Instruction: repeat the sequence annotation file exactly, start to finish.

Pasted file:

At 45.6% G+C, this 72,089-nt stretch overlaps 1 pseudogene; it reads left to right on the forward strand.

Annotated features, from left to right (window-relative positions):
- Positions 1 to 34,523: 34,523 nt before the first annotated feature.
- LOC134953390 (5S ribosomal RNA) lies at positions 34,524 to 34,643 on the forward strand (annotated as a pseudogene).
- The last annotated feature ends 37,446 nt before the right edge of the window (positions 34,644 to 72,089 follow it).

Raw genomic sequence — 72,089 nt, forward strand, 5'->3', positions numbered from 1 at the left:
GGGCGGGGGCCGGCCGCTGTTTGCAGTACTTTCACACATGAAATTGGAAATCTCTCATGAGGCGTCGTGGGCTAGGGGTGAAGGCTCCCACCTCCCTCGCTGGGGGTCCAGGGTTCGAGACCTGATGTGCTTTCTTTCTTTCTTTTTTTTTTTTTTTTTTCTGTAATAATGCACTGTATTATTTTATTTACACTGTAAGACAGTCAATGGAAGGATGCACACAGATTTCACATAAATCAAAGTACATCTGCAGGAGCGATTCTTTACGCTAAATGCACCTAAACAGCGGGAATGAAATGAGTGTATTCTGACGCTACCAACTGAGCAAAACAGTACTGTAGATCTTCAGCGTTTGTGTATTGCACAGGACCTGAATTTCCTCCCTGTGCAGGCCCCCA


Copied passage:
At 45.6% G+C, this 72,089-nt stretch overlaps 1 pseudogene; it reads left to right on the forward strand.

Annotated features, from left to right (window-relative positions):
- Positions 1 to 34,523: 34,523 nt before the first annotated feature.
- LOC134953390 (5S ribosomal RNA) lies at positions 34,524 to 34,643 on the forward strand (annotated as a pseudogene).
- The last annotated feature ends 37,446 nt before the right edge of the window (positions 34,644 to 72,089 follow it).

Raw genomic sequence — 72,089 nt, forward strand, 5'->3', positions numbered from 1 at the left:
GGGCGGGGGCCGGCCGCTGTTTGCAGTACTTTCACACATGAAATTGGAAATCTCTCATGAGGCGTCGTGGGCTAGGGGTGAAGGCTCCCACCTCCCTCGCTGGGGGTCCAGGGTTCGAGACCTGATGTGCTTTCTTTCTTTCTTTTTTTTTTTTTTTTTTCTGTAATAATGCACTGTATTATTTTATTTACACTGTAAGACAGTCAATGGAAGGATGCACACAGATTTCACATAAATCAAAGTACATCTGCAGGAGCGATTCTTTACGCTAAATGCACCTAAACAGCGGGAATGAAATGAGTGTATTCTGACGCTACCAACTGAGCAAAACAGTACTGTAGATCTTCAGCGTTTGTGTATTGCACAGGACCTGAATTTCCTCCCTGTGCAGGCCCCCA